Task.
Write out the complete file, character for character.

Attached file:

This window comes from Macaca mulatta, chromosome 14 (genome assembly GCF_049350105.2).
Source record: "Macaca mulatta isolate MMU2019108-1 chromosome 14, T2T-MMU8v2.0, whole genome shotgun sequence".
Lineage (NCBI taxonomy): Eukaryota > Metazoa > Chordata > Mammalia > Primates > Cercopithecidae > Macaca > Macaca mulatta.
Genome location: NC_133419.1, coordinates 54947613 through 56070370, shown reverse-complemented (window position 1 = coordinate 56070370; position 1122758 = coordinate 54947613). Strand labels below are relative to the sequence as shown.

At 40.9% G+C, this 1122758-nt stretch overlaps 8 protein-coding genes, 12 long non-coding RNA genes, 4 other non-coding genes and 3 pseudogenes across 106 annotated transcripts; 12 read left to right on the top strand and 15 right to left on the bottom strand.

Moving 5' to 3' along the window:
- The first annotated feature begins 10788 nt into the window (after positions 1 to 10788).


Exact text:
This window comes from Macaca mulatta, chromosome 14 (genome assembly GCF_049350105.2).
Source record: "Macaca mulatta isolate MMU2019108-1 chromosome 14, T2T-MMU8v2.0, whole genome shotgun sequence".
Lineage (NCBI taxonomy): Eukaryota > Metazoa > Chordata > Mammalia > Primates > Cercopithecidae > Macaca > Macaca mulatta.
Genome location: NC_133419.1, coordinates 54947613 through 56070370, shown reverse-complemented (window position 1 = coordinate 56070370; position 1122758 = coordinate 54947613). Strand labels below are relative to the sequence as shown.

At 40.9% G+C, this 1122758-nt stretch overlaps 8 protein-coding genes, 12 long non-coding RNA genes, 4 other non-coding genes and 3 pseudogenes across 106 annotated transcripts; 12 read left to right on the top strand and 15 right to left on the bottom strand.

Moving 5' to 3' along the window:
- The first annotated feature begins 10788 nt into the window (after positions 1 to 10788).